The secretary-general of Hezbollah, the powerful Shia organization, has already seized on this aspect of the movement to state in a nationwide address on 25 October that the ongoing protests are being driven from outside in order to weaken the country. The same type of discourse resonates among the supporters of President Michel Aoun, the founder of the Christian Free Patriotic Movement. Many of these supporters believe that the uprising is guided by other political factions such as the Progressive Socialist Party.
However, some commentators argue that the emergence of leaders would be a boon for the current ruling parties. Leaders risk being targeted (intimidated, imprisoned or even killed) by the authorities as a means to instil fear among the protesters and curb their will to change the system, ensuring the ruling parties remain in power.
Another issue that might confront the movement is its lack of ideology. This is one of the reasons why it has managed to attract large segments of Lebanese society, including people from various socio-economic backgrounds. Yet while everyone agrees on the need to fight corruption and change the system, few have a clear idea of what to replace it with. When a movement gathers millions of people, it also gathers different, if not opposing, perspectives about what should come next.
“We are reaching here the limits of the ‘no-programme’ strategy. It is one thing to reject this system, it is another to agree on the next steps,” Bahout observed. “Do we want more taxes to finance public services or fewer taxes? Many are advocating a government of experts without realizing that such a government will implement policies that require sacrifices.”
For now, violence has been sparse compared to the hundreds of deaths in Iraq or the repression in Iran. Yet clashes have regularly erupted between protesters and supporters of Hezbollah and Amal, its Shia rival.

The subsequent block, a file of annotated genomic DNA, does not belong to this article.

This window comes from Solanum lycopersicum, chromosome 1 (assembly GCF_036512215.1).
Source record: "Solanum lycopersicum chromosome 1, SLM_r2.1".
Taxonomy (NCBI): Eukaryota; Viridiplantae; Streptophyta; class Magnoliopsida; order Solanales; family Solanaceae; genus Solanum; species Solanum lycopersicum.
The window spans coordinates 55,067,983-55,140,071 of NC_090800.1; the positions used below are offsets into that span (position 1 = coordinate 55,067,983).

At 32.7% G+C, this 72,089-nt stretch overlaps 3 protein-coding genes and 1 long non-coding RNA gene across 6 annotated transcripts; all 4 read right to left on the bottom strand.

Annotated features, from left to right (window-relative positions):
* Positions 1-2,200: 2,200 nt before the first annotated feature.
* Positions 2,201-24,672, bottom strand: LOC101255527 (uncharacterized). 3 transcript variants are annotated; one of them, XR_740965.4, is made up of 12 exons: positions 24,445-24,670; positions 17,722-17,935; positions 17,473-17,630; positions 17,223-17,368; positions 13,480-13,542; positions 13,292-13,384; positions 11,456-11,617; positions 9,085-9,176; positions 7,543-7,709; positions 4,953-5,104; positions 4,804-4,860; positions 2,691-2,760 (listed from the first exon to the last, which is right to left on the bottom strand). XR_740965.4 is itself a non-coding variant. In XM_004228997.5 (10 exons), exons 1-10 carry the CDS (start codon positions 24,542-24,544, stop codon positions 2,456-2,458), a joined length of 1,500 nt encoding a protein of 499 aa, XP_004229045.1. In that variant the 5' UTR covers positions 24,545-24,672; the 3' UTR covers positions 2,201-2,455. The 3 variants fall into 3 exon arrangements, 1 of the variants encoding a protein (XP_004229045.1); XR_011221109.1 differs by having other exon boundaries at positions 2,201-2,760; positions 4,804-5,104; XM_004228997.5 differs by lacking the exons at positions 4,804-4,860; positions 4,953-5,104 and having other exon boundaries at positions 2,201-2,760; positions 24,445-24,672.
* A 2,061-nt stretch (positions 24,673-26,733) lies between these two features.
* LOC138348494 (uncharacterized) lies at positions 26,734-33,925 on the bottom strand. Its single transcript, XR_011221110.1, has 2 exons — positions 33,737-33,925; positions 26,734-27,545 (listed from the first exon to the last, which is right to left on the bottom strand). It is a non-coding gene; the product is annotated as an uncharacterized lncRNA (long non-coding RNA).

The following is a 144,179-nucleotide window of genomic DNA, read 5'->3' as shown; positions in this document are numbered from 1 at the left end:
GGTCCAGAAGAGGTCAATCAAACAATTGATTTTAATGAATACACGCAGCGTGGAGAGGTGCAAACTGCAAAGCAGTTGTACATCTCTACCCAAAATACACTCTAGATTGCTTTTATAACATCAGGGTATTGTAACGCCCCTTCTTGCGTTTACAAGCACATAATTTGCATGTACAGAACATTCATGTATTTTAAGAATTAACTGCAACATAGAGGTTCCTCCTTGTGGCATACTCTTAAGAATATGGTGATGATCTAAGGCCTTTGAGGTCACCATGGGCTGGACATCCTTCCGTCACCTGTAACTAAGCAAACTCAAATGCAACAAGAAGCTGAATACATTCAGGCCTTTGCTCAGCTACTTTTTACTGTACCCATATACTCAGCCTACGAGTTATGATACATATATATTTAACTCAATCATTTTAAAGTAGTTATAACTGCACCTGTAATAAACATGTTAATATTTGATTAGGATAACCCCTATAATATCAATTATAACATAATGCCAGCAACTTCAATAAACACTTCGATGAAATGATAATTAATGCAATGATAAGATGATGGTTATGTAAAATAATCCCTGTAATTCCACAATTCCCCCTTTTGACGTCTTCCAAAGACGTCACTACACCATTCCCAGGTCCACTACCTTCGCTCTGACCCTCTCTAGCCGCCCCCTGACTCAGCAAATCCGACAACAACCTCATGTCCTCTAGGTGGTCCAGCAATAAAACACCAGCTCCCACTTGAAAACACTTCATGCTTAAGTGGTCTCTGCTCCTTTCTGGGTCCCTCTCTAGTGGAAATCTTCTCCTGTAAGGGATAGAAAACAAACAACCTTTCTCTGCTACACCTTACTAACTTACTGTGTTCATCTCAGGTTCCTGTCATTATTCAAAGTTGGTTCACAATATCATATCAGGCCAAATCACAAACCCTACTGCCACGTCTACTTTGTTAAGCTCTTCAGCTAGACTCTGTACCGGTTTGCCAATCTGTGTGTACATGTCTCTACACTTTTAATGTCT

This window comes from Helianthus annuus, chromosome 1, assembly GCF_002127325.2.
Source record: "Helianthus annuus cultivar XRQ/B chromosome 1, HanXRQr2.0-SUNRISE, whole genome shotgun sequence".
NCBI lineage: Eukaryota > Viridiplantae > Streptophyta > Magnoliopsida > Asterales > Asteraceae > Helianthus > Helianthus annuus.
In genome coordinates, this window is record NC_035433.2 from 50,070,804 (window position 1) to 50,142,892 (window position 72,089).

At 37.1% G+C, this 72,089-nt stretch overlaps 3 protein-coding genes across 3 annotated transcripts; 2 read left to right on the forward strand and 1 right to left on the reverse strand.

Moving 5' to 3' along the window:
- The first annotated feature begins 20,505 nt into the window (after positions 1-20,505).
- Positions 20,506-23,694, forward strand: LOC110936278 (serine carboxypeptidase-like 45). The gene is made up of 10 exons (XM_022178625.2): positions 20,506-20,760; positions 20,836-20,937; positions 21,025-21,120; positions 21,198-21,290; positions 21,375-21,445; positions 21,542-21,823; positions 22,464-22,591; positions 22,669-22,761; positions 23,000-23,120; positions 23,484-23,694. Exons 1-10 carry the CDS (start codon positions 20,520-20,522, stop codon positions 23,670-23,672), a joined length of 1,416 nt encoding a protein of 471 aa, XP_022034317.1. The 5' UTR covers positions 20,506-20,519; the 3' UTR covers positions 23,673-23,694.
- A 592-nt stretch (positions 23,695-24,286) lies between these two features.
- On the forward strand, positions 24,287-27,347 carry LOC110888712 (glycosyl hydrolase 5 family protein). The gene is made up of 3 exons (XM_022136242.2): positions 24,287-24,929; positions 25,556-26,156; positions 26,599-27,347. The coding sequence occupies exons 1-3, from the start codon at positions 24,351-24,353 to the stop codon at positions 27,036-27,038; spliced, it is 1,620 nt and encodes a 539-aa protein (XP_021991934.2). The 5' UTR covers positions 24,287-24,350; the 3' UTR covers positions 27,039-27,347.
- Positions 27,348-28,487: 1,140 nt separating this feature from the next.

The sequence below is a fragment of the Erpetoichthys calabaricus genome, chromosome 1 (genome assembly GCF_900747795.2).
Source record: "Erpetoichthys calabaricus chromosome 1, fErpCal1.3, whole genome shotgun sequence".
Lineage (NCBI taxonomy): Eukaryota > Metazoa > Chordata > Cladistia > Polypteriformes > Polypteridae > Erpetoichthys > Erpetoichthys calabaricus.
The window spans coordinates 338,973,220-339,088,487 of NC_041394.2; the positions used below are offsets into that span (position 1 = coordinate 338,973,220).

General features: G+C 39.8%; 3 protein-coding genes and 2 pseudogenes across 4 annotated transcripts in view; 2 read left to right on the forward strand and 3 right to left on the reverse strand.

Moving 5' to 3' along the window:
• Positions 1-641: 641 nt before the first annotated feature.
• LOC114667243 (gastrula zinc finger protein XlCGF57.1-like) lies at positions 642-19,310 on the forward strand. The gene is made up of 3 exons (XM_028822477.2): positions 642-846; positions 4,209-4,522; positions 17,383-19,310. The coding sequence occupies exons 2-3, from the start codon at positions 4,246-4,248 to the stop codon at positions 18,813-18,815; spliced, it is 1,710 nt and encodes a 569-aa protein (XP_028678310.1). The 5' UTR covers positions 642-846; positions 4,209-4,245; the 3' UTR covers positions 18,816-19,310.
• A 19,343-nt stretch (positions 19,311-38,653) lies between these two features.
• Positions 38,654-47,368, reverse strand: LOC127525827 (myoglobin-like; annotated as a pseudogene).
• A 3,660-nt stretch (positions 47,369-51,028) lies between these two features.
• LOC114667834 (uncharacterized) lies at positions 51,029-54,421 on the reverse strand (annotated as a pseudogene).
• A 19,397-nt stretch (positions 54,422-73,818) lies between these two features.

On 24 November 2019, supporters of the two parties threw rocks at the protesters and tried to infiltrate the crowds. Some of them carried sticks and metal bars. A few weeks earlier, supporters destroyed tents belonging to protesters in Beirut’s Martyr’s Square and beat activists who were blocking the Ring Bridge, a major thoroughfare.
Yet even if Hezbollah has the logistical power to crush the revolt, it has so far shown restraint in resorting to violence, betting on the protest’s momentum to wane. According to Bahout, “Hezbollah knows very well that such a movement can falter as its internal contradictions emerge, that people may get tired, that the economic crisis will hit even harder, that some people will lose their jobs and may become less inclined to support the uprising.”
As the crisis deepens, social despair is growing. Several cases of suicide have recently been reported in the media, shedding a tragic light on the growing number of Lebanese who are unable to make ends meet.
Several private sector companies have had to halve salaries, and many employees live with their fear of being fired. According to the restaurant owner syndicate, more than 250 businesses closed down in October alone.
Restrictions on dollar withdrawals have forced people to turn to moneychangers, pushing up the unofficial exchange rate to more than 2,200 Lebanese pounds, which is normally pegged at 1,500 pounds to the dollar.
Inflation is also rising while capital inflows are stagnating. According to experts, Lebanon may soon face a sovereign debt default, and there are fears of an upsurge in criminality.
The government has struggled to find a solution to the crisis since Saad Hariri resigned as prime minister on 29 October. The presidency announced on 4 December that it will hold parliamentary consultations and name the next prime minister on 9 December. The latest frontrunner for the job is Samir Khatib, a businessman is the Executive Vice-President of Khatib & Alami and who has never held political office. His nomination has angered protesters who say he is too close to the establishment.
For now, Lebanon’s political evolution remains unpredictable.